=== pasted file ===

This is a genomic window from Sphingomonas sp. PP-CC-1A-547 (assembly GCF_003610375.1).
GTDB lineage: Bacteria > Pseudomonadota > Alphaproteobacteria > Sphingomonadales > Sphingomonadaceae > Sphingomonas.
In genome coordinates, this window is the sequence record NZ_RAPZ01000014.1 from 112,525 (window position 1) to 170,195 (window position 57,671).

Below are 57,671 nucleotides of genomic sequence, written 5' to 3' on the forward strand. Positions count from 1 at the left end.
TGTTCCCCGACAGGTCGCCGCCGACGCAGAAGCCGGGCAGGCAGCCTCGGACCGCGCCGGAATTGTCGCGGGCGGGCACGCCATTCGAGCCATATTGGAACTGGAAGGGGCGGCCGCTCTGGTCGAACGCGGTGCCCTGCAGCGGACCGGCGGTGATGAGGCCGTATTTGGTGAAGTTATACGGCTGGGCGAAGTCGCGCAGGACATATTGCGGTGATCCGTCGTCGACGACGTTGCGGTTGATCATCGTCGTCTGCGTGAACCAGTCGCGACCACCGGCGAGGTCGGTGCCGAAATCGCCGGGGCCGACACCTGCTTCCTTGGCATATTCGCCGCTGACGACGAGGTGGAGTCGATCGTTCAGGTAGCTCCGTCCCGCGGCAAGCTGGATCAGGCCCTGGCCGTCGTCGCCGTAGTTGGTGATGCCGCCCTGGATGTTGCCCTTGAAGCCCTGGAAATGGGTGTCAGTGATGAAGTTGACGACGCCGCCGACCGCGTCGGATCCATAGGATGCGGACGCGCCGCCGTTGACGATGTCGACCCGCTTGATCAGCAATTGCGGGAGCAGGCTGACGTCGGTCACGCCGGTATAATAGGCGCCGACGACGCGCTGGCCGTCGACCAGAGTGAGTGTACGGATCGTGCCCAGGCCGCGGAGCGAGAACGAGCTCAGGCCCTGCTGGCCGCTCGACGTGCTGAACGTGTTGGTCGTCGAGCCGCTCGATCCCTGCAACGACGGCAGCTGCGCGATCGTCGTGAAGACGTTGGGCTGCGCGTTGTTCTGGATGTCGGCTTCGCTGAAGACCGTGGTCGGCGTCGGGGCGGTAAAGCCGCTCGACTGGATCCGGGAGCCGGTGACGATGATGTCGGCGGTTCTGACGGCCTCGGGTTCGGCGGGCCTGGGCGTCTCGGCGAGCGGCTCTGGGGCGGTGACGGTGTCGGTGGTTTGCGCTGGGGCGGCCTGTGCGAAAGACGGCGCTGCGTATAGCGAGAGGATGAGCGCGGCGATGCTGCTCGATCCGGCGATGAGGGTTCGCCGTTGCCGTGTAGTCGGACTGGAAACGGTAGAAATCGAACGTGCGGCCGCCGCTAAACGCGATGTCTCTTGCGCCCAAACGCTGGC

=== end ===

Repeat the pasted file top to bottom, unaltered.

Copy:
This is a genomic window from Sphingomonas sp. PP-CC-1A-547 (assembly GCF_003610375.1).
GTDB lineage: Bacteria > Pseudomonadota > Alphaproteobacteria > Sphingomonadales > Sphingomonadaceae > Sphingomonas.
In genome coordinates, this window is the sequence record NZ_RAPZ01000014.1 from 112,525 (window position 1) to 170,195 (window position 57,671).

Below are 57,671 nucleotides of genomic sequence, written 5' to 3' on the forward strand. Positions count from 1 at the left end.
TGTTCCCCGACAGGTCGCCGCCGACGCAGAAGCCGGGCAGGCAGCCTCGGACCGCGCCGGAATTGTCGCGGGCGGGCACGCCATTCGAGCCATATTGGAACTGGAAGGGGCGGCCGCTCTGGTCGAACGCGGTGCCCTGCAGCGGACCGGCGGTGATGAGGCCGTATTTGGTGAAGTTATACGGCTGGGCGAAGTCGCGCAGGACATATTGCGGTGATCCGTCGTCGACGACGTTGCGGTTGATCATCGTCGTCTGCGTGAACCAGTCGCGACCACCGGCGAGGTCGGTGCCGAAATCGCCGGGGCCGACACCTGCTTCCTTGGCATATTCGCCGCTGACGACGAGGTGGAGTCGATCGTTCAGGTAGCTCCGTCCCGCGGCAAGCTGGATCAGGCCCTGGCCGTCGTCGCCGTAGTTGGTGATGCCGCCCTGGATGTTGCCCTTGAAGCCCTGGAAATGGGTGTCAGTGATGAAGTTGACGACGCCGCCGACCGCGTCGGATCCATAGGATGCGGACGCGCCGCCGTTGACGATGTCGACCCGCTTGATCAGCAATTGCGGGAGCAGGCTGACGTCGGTCACGCCGGTATAATAGGCGCCGACGACGCGCTGGCCGTCGACCAGAGTGAGTGTACGGATCGTGCCCAGGCCGCGGAGCGAGAACGAGCTCAGGCCCTGCTGGCCGCTCGACGTGCTGAACGTGTTGGTCGTCGAGCCGCTCGATCCCTGCAACGACGGCAGCTGCGCGATCGTCGTGAAGACGTTGGGCTGCGCGTTGTTCTGGATGTCGGCTTCGCTGAAGACCGTGGTCGGCGTCGGGGCGGTAAAGCCGCTCGACTGGATCCGGGAGCCGGTGACGATGATGTCGGCGGTTCTGACGGCCTCGGGTTCGGCGGGCCTGGGCGTCTCGGCGAGCGGCTCTGGGGCGGTGACGGTGTCGGTGGTTTGCGCTGGGGCGGCCTGTGCGAAAGACGGCGCTGCGTATAGCGAGAGGATGAGCGCGGCGATGCTGCTCGATCCGGCGATGAGGGTTCGCCGTTGCCGTGTAGTCGGACTGGAAACGGTAGAAATCGAACGTGCGGCCGCCGCTAAACGCGATGTCTCTTGCGCCCAAACGCTGGC